Whatever you write, if copyrightable, automatically achieves copyright protection when fixed in tangible form - and you automatically obtain authorship rights. That gives you the right to grant licenses for any of the rights you've obtained (including to produce derivative works). Swift's license (https://swift.org/LICENSE.txt) allows you to modify the license of your additions (your right under federal law anyway), but not the sections you didn't author.
I mean... I can see it cutting both ways. On its face, it's a very fair system - you can use whatever you want but only own whatever you wrote. What becomes problematic is if companies (realistically) with wide distribution nets grab open-source code, modify it slightly, alter the license of the bundle and resell it. I know that's not a new phenomenon.
Another concern I see is if libraries or maybe files or something have proprietary names, then in theory you'd require an express license from the proprietor (in this case basically Apple).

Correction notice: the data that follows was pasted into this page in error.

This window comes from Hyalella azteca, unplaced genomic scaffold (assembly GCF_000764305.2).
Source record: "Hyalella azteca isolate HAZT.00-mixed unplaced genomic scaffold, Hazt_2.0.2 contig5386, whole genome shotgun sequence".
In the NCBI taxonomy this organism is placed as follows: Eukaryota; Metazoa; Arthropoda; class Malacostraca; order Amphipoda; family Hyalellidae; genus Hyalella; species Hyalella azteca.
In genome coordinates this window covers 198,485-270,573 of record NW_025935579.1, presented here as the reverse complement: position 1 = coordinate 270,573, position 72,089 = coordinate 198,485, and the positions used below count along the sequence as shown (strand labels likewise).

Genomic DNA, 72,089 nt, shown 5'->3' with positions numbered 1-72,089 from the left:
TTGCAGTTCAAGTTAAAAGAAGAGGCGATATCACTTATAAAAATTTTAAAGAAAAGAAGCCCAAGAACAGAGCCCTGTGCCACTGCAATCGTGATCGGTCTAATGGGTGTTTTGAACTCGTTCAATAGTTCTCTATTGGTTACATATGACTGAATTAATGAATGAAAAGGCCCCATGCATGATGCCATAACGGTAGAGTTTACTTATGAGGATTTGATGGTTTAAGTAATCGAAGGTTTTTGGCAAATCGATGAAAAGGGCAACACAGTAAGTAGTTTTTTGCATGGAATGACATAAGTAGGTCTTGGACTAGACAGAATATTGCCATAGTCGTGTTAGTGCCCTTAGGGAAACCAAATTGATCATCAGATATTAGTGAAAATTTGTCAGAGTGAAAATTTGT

I was concerned I didn't understand the basic question that prompted my response, which was from rcthompson, but he reframed it: commits 1 to n-1 have sort of Schrodinger's Cat licenses. They have copyright protection (regardless of any of this). And that grants you the right to control licensing of those rights (reproduction, public display, derivative works, etc.). But I don't see why you couldn't retroactively apply whatever you want. The Swift license applies itself, if you don't specify otherwise, upon submission of your work to the licensor (I guess per notice requirements). Until then it's unclear. However, federal copyright protections and state common and statutory laws would also apply (and would basically grant you the right to control licensing).